The opinion of the court was delivered by: KRAM
MEMORANDUM OPINION AND ORDER
SHIRLEY WOHL KRAM, U.S.D.J.
Defendant Kuwait Airways Corporation ("KAC") has brought this motion to dismiss for lack of subject matter jurisdiction in two related cases presently before this Court, Stanford v. Kuwait Airways Corp., 85 Civ. 0447 and Hegna v. Kuwait Airways, Corp., 85 Civ. 2448. These actions were brought in early 1985 by the wives of Stanford and Hegna, respectively, individually and as executrices of their husbands' estates, against KAC, Northwest Airlines, Inc. ("Northwest"), Pan American World Airlines ("Pan Am"), International Air Transport Association ("IATA")
and Middle East Airlines, for the wrongful deaths of their husbands.
On March 29, 1985, KAC moved to dismiss both Stanford and Hegna for lack of subject matter jurisdiction pursuant to Article 28(1) of the "Convention for the Unification of Certain Rules Relating to International Transportation by Air", declaration of adherence by the United States deposited at Warsaw, Poland, July 31, 1934, proclaimed October 29, 1934, 49 Stat. 3000 et seq., T.S. No. 876 (1934) (the "Warsaw Convention"), or, alternatively, the Foreign Sovereign Immunities Act, 28 U.S.C. §§ 1330, 1331 (a)(2)-(4), 1391 (f), 1441(2), 1620-11 (1982). This motion was brought before Judge Sofaer to whom these cases had originally been assigned.
During the pendency of this motion, KAC engaged in limited discovery, relating only to jurisdictional issues. Judge Sofaer resigned from the Federal Bench in May 1985, without having decided KAC's motion to dismiss, and the Stanford and Hegna actions, with KAC's motion outstanding, were transferred to Judge Sprizzo.
Due to a conflict of interest with IATA's and Northwest's law firm, Judge Sprizzo recused himself in April 1986. Thus, these actions were assigned to this Court on April 8, 1986, with KAC's motion to dismiss still undecided.
This Court immediately scheduled a conference among the parties on May 2, 1986, and again, on June 6, 1986, to determine the status of these cases and to discuss discovery disputes. At the June 6 conference, the Court ordered KAC to comply fully with plaintiffs' discovery requests.
The Court of Appeals for the Second Circuit has since ordered a stay on all discovery in these actions pending a determination of KAC's motion to dismiss for lack of subject matter jurisdiction. In re Kuwait Airways Corporation, No. 86-3047, slip op. (2d Cir. July 25, 1986). This Court now decides that motion.
According to the complaints, plaintiffs' decedents, William L. Stanford ("Stanford") and Charles F. Hegna ("Hegna"), were employed by the United States Department of State, Agency for International Development. Both were residents of Virginia and were stationed temporarily in Karachi, Pakistan.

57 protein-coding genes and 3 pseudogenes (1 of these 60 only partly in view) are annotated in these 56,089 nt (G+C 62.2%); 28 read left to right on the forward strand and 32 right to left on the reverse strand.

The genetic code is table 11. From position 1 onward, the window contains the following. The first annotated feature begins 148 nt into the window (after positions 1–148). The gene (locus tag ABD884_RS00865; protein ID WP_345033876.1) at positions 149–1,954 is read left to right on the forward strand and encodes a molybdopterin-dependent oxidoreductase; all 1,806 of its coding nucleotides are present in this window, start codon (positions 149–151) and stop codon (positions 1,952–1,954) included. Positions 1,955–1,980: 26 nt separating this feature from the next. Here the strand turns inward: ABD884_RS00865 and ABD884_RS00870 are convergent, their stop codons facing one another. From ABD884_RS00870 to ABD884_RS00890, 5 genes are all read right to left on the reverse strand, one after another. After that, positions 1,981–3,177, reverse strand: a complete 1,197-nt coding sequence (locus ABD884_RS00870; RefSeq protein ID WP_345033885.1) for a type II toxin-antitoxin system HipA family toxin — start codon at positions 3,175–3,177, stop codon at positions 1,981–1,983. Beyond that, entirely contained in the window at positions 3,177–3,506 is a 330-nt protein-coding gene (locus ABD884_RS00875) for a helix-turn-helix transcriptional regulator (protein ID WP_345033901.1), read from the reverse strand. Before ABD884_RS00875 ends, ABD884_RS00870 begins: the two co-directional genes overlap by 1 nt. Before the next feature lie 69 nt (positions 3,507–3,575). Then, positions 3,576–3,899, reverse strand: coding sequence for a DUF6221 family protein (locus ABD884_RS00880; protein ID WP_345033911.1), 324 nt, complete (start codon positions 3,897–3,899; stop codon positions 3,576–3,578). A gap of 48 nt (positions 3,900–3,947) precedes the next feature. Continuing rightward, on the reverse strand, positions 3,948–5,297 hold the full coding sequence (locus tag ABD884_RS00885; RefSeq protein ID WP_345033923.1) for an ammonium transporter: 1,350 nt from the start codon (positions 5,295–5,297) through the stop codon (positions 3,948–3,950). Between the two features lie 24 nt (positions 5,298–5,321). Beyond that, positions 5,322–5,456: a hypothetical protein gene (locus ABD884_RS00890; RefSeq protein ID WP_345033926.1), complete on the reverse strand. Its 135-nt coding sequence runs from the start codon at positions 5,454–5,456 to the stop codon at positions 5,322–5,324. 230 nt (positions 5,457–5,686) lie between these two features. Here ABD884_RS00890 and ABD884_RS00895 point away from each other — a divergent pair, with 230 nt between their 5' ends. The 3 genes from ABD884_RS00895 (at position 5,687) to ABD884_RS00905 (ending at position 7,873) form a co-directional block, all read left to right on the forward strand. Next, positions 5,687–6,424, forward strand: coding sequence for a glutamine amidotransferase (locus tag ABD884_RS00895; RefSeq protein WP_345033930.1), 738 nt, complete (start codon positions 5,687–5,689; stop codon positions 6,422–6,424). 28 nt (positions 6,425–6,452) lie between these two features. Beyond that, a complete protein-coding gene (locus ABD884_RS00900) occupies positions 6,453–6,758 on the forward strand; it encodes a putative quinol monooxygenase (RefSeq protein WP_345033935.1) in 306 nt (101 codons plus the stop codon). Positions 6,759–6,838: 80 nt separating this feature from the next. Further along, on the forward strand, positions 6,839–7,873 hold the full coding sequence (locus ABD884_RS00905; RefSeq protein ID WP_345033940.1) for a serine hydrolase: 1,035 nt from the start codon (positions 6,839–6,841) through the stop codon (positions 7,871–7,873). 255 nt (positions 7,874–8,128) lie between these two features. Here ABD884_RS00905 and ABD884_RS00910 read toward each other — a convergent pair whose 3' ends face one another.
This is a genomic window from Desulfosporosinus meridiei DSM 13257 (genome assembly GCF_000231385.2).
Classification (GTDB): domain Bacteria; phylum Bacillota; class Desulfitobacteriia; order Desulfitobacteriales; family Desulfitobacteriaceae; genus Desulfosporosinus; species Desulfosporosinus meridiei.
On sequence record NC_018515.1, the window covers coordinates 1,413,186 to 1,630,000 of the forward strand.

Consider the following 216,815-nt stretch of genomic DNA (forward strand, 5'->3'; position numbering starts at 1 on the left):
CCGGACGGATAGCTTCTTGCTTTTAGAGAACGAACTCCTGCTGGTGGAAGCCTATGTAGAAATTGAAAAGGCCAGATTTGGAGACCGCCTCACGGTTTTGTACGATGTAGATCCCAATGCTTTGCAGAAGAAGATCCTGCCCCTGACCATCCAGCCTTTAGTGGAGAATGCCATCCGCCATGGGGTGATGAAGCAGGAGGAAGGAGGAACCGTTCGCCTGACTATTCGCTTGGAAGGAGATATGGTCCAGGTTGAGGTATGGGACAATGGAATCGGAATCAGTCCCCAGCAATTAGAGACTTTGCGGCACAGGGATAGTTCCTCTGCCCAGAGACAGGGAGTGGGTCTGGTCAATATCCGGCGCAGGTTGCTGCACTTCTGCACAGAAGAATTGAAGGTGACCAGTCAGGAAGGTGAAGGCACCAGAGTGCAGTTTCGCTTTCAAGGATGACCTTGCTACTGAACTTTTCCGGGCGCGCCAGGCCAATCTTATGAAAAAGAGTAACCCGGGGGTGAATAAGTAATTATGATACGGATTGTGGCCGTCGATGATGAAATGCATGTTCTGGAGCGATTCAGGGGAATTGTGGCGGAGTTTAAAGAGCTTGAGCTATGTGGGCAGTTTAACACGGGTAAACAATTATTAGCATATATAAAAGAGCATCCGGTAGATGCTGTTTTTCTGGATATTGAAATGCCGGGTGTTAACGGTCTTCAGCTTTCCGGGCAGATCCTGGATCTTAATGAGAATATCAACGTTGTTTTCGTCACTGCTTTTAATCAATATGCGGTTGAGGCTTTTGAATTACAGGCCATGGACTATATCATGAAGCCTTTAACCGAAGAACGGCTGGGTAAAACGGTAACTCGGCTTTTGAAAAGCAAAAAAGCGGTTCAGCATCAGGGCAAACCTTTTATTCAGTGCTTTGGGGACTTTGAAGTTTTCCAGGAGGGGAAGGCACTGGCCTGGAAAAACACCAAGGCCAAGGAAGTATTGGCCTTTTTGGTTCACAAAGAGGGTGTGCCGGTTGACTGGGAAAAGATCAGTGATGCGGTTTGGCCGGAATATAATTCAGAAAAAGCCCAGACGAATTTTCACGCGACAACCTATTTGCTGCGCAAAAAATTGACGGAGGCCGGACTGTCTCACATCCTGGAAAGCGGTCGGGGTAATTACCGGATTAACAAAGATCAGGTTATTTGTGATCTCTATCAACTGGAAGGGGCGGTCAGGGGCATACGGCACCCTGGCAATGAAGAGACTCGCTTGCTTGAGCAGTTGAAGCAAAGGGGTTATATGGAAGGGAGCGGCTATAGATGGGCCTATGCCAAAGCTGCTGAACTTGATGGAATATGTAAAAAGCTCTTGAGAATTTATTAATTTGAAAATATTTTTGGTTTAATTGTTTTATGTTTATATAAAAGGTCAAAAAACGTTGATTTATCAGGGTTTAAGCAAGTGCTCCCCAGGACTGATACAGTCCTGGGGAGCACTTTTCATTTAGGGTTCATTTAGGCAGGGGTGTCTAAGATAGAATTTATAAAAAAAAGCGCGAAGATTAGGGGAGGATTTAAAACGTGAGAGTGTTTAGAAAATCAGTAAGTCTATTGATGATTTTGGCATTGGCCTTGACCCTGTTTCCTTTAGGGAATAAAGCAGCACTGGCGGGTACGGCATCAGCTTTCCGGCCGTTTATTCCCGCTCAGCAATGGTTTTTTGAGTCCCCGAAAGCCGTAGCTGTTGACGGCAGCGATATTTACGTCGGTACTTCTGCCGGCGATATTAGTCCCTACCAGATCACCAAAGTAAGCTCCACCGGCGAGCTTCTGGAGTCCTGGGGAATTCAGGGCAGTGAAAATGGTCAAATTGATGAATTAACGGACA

In late Fall, 1984, Stanford and Hegna purchased airline tickets from a travel agent in Karachi, Pakistan, for flights originating in Karachi, stopping at points throughout the Middle East, including Sanaa, Arab Republic of Yemen ("Yemen"), and ultimately returning to Karachi. Decedents' airline tickets were "open" tickets in that they were not booked onto a specific flight or a particular airline. However, since the tickets were purchased with a United States Government Travel Request ("GTR"),
the tickets received by Stanford and Hegna were issued on Northwest ticket stock.
Upon arrival in Sanaa, Yemen, about halfway through their scheduled itinerary, Stanford and Hegna changed their plans and decided to fly back to Karachi from Yemen, with an intermediate stop in Kuwait. Consequently, Stanford and Hegna exchanged the unused portions of their Northwest tickets, and additional funds, for tickets on KAC flight No. 782 from Yemen to Kuwait, and KAC flight No. 221 from Kuwait to Karachi, Pakistan. The actual tickets for the KAC flights were issued on Pan Am ticket stock.
Stanford and Hegna boarded KAC flight No. 221 in Kuwait on December 3, 1984. Approximately one hour after a refueling stop in Dubai, United Arab Emirates, the plane was hijacked by terrorists. Plaintiffs allege that the hijacking occurred while the plane was flying over the Gulf of Oman and the Arabian Sea, approximately eighty miles from Karachi.
The hijackers forced the pilot to land the plane at Mehrabad Airport in Tehran, Iran, on December 4, 1984. Shortly after the aircraft landed, Charles Hegna was allegedly shot to death by the hijackers. On December 6, 1984, William Stanford was allegedly shot to death ...